In this video, adventure tourer Rick Peterson breaks down the “175lbs or so” of gear that he carries on his BMW R1200GS. We thought it was a bit much even before he revealed that he literally does pack a kitchen sink. The purpose of us highlighting the excessiveness of Rick’s packing isn’t to criticize him — If this is what works for him, then great, he’s obviously out there using it ...
In this video, adventure tourer Rick Peterson breaks down the “175lbs or so” of gear that he carries on his BMW R1200GS. We thought it was a bit much even before he revealed that he literally does pack a kitchen sink.
The purpose of us highlighting the excessiveness of Rick’s packing isn’t to criticize him — If this is what works for him, then great, he’s obviously out there using it — but more to educate readers who might soon find themselves packing for a motorcycle trip. Due to the limitations weight and space place on your ability to haul tons of shit on a bike, oftentimes less is more. Or, know what you need before you go and take only that.
While we’re pretty thorough packers ourselves, hauling a whole shitload of stuff to Labrador and back, we took advantage of multi-use, versatile gear to limit the amount of things we needed to carry. Compare Rick’s clothing solution — Frog Togs, multiple jackets, multiple pants, boots, multiple gloves, fleece, neck warmer, more rain gear, a heated jacket, etc, etc, etc — to the near universal ability of something like Grant’s Rukka Merlin Gore-Tex Pro Shell Leather suit. Where Rick packs an entire bag full of extra riding gear, Grant got away with what he was wearing through a diverse range of weather conditions. The Rukka’s expensive, but is it more expensive than buying all these different options?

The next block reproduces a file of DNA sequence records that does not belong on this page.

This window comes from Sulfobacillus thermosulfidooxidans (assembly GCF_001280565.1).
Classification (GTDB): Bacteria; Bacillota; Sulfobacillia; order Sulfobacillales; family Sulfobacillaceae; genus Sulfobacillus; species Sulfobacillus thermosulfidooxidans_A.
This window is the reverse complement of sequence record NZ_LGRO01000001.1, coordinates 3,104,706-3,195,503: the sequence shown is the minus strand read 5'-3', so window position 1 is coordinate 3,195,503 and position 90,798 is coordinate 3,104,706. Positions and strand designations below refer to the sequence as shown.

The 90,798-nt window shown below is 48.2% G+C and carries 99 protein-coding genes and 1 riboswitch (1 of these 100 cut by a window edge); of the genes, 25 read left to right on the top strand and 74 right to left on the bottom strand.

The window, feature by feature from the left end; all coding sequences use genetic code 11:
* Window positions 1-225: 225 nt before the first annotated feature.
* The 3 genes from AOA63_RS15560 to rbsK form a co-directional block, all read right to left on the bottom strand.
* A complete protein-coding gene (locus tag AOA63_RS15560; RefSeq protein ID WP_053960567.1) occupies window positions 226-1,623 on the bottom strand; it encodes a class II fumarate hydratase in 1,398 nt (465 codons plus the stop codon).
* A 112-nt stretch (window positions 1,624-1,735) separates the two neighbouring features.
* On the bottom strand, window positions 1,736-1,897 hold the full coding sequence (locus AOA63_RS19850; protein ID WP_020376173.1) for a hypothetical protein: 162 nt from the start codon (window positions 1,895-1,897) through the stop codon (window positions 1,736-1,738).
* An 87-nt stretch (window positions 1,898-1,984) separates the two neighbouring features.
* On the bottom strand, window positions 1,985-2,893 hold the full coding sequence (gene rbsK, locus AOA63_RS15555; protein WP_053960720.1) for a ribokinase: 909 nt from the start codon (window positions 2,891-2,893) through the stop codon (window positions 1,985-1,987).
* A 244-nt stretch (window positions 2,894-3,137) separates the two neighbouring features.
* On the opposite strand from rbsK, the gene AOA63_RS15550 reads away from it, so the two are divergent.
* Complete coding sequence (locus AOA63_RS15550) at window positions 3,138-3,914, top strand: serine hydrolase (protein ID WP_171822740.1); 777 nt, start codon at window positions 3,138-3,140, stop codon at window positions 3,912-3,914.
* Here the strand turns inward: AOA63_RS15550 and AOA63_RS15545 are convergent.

Another example of needless excess would be packing both spare tubes and a tire repair kit for a bike fitted with tubeless wheels. The same is true of packing more than one or two days’ worth of food when your bike’s range is limited by its need to refill with gas and every rural gas station would be happy to sell you canned and sometimes even fresh food. It takes a couple of weeks to starve to death, you’re extremely unlikely to find yourself in a situation of that duration in which you’d be unable to find food. So why pack more than some jerky and a few energy bars?
Doubling of items where a single multi-use item would suffice can also be seen in the tarp/bike cover/tent combo. Wouldn’t your tent’s rain fly serve all those purposes with the aid of a bungee cord? Pack it separately and you won’t get your tent wet when you re-stow the fly. I carry a rolled up piece of 8mm plastic sheet (I think it’s roughly 8x10’) that packs as small as a can of soda to serve as a supplementary shelter or for whatever.
Why carry both a SteriPEN and a water filter when a bottle of iodine tincture (as recommended by Cody Lundin) would do the job of both without requiring batteries in a much smaller package? I usually take a few coffee filters to clean really gross water.
Why all the soaps and huge toiletry kit when a little thing of Dr. Bronners, toothpaste, a toothbrush and a razor would take care of your clothes, dishes and your body?
Rather than strapping as much gear as feasibly possible onto your bike, we’d recommend creating a list of the needs you’ll have to fulfill while on the road — shelter, hydration, food, bike maintenance, etc — and then fill in the individual items you’d like to carry to fulfill those needs, attempting to pare the list down to the minimum possible. Pack a credit card too and you’ll be able to pick up any extras you find you can't live with along the way.
Trying to wrestle an R1200GS that weights 175lbs extra through a low-speed off-road obstacle is a lot worse than not being able to wash your face with that special soap in your very own sink.